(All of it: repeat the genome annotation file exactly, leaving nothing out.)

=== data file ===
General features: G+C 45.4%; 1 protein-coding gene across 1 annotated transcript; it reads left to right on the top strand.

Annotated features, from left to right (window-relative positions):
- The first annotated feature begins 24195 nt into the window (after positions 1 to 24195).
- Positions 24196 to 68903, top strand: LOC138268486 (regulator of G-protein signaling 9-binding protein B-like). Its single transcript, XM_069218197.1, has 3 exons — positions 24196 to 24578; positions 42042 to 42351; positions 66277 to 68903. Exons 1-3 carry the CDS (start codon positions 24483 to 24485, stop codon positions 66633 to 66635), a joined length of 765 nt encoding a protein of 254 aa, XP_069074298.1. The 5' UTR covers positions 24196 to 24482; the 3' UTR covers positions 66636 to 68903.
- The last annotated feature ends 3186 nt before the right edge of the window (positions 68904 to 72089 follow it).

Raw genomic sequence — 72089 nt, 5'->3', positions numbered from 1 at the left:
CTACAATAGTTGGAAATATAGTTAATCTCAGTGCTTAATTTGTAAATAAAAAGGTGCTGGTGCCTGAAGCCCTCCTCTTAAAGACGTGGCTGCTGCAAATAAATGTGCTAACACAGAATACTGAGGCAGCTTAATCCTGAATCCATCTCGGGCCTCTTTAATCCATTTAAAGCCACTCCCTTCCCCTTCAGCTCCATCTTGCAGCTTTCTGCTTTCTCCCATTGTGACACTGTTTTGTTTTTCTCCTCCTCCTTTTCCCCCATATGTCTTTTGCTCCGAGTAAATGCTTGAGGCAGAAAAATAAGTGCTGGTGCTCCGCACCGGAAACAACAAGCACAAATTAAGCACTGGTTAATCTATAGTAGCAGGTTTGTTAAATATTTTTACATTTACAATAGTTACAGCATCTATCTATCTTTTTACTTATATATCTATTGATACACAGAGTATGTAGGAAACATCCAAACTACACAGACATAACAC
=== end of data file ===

General features: G+C 45.4%; 1 protein-coding gene across 1 annotated transcript; it reads left to right on the top strand.

Annotated features, from left to right (window-relative positions):
- The first annotated feature begins 24195 nt into the window (after positions 1 to 24195).
- Positions 24196 to 68903, top strand: LOC138268486 (regulator of G-protein signaling 9-binding protein B-like). Its single transcript, XM_069218197.1, has 3 exons — positions 24196 to 24578; positions 42042 to 42351; positions 66277 to 68903. Exons 1-3 carry the CDS (start codon positions 24483 to 24485, stop codon positions 66633 to 66635), a joined length of 765 nt encoding a protein of 254 aa, XP_069074298.1. The 5' UTR covers positions 24196 to 24482; the 3' UTR covers positions 66636 to 68903.
- The last annotated feature ends 3186 nt before the right edge of the window (positions 68904 to 72089 follow it).

Raw genomic sequence — 72089 nt, 5'->3', positions numbered from 1 at the left:
CTACAATAGTTGGAAATATAGTTAATCTCAGTGCTTAATTTGTAAATAAAAAGGTGCTGGTGCCTGAAGCCCTCCTCTTAAAGACGTGGCTGCTGCAAATAAATGTGCTAACACAGAATACTGAGGCAGCTTAATCCTGAATCCATCTCGGGCCTCTTTAATCCATTTAAAGCCACTCCCTTCCCCTTCAGCTCCATCTTGCAGCTTTCTGCTTTCTCCCATTGTGACACTGTTTTGTTTTTCTCCTCCTCCTTTTCCCCCATATGTCTTTTGCTCCGAGTAAATGCTTGAGGCAGAAAAATAAGTGCTGGTGCTCCGCACCGGAAACAACAAGCACAAATTAAGCACTGGTTAATCTATAGTAGCAGGTTTGTTAAATATTTTTACATTTACAATAGTTACAGCATCTATCTATCTTTTTACTTATATATCTATTGATACACAGAGTATGTAGGAAACATCCAAACTACACAGACATAACAC